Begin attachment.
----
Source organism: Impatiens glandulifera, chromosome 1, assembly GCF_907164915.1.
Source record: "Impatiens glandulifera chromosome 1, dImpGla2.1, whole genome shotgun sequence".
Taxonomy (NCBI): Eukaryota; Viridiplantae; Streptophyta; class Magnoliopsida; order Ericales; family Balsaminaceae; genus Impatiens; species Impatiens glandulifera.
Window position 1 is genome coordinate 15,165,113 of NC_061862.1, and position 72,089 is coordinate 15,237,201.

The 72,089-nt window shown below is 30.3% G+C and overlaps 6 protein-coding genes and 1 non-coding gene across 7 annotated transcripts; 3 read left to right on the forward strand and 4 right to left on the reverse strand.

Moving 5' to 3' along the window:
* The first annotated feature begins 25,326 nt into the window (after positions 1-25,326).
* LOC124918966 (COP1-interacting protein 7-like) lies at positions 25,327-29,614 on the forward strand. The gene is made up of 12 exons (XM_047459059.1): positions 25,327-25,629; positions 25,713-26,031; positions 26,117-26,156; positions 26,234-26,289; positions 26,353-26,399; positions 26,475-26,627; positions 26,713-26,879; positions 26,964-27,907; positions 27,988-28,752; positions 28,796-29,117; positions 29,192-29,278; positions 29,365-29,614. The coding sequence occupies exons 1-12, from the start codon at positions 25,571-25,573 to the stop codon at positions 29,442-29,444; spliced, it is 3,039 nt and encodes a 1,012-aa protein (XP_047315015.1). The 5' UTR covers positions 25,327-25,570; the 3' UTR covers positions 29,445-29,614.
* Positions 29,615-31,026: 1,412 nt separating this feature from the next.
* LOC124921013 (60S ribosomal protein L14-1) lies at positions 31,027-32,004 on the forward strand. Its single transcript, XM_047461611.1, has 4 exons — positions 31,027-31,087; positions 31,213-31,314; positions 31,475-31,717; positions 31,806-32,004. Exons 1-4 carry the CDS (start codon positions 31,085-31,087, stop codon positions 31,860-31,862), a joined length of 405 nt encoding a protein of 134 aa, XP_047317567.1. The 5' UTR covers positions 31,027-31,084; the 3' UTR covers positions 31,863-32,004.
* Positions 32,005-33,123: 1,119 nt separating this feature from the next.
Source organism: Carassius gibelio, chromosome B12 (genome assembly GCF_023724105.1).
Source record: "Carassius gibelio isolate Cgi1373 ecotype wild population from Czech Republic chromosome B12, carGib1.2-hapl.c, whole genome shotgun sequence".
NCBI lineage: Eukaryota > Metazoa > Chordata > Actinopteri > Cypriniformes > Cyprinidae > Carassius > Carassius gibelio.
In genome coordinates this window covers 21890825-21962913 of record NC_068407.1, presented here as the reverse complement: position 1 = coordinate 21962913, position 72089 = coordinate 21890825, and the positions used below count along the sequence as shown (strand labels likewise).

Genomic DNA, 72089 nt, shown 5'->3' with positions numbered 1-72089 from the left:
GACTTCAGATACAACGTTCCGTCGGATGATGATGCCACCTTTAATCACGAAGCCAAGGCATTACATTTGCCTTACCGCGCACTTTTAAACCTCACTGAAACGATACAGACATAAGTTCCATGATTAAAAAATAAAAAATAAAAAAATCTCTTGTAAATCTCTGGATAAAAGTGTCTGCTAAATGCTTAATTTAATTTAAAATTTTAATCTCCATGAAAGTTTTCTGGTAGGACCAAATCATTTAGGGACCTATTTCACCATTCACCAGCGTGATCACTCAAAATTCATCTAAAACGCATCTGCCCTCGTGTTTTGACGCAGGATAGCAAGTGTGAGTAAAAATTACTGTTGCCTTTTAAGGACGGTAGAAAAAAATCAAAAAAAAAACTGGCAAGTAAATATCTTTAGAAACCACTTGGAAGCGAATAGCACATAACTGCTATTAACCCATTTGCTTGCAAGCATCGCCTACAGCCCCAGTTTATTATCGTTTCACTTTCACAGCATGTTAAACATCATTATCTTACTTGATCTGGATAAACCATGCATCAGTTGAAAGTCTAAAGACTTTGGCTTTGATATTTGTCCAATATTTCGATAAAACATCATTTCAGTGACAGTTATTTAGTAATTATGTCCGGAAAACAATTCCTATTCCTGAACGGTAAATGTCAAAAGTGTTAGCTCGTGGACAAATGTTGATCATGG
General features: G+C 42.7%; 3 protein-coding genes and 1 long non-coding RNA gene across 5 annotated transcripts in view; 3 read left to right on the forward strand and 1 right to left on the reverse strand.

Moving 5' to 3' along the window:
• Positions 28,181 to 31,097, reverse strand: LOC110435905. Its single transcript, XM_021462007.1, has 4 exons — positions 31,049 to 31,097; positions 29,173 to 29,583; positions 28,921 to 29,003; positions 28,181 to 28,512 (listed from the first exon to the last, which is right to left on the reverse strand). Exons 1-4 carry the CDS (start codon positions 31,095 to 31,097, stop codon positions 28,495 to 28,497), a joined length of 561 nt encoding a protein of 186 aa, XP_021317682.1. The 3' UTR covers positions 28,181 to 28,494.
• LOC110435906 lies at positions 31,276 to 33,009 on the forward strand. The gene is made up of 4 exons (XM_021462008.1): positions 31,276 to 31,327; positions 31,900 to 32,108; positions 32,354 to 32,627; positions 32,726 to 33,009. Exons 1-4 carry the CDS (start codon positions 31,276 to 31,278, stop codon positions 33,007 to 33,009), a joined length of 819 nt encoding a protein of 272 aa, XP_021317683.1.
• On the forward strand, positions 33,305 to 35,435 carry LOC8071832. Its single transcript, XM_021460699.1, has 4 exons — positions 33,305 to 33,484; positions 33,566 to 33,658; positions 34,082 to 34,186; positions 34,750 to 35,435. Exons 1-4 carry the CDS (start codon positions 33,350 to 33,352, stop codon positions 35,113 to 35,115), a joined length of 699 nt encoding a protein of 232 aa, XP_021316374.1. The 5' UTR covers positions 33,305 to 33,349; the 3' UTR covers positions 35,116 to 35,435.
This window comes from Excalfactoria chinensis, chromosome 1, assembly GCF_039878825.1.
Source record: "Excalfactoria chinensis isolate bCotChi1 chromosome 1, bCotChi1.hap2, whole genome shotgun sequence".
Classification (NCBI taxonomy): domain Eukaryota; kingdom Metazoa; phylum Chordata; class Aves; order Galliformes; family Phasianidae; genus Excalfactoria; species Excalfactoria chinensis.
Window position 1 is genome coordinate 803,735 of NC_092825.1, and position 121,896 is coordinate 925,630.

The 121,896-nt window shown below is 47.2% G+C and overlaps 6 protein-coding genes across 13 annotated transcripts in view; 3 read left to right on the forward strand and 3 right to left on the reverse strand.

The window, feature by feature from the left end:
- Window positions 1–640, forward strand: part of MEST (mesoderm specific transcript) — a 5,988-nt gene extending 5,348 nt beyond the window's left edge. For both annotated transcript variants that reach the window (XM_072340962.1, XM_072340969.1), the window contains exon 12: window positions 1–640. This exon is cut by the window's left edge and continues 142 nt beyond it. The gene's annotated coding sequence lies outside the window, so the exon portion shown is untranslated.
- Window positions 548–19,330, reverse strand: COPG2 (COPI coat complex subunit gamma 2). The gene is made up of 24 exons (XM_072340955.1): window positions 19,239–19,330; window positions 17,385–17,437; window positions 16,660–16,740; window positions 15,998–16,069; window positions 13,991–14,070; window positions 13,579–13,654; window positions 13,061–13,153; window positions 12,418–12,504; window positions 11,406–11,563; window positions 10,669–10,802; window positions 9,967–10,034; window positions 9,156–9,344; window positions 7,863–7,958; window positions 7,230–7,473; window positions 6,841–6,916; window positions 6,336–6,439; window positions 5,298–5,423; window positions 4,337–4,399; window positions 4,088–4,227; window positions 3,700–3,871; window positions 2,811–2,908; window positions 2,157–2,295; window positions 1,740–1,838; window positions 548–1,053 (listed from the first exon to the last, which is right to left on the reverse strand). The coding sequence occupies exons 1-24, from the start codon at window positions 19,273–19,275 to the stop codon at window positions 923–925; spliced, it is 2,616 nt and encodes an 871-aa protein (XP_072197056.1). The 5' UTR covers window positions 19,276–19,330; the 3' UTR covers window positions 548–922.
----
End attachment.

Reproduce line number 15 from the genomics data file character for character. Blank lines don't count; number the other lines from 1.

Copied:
In genome coordinates this window covers 21890825-21962913 of record NC_068407.1, presented here as the reverse complement: position 1 = coordinate 21962913, position 72089 = coordinate 21890825, and the positions used below count along the sequence as shown (strand labels likewise).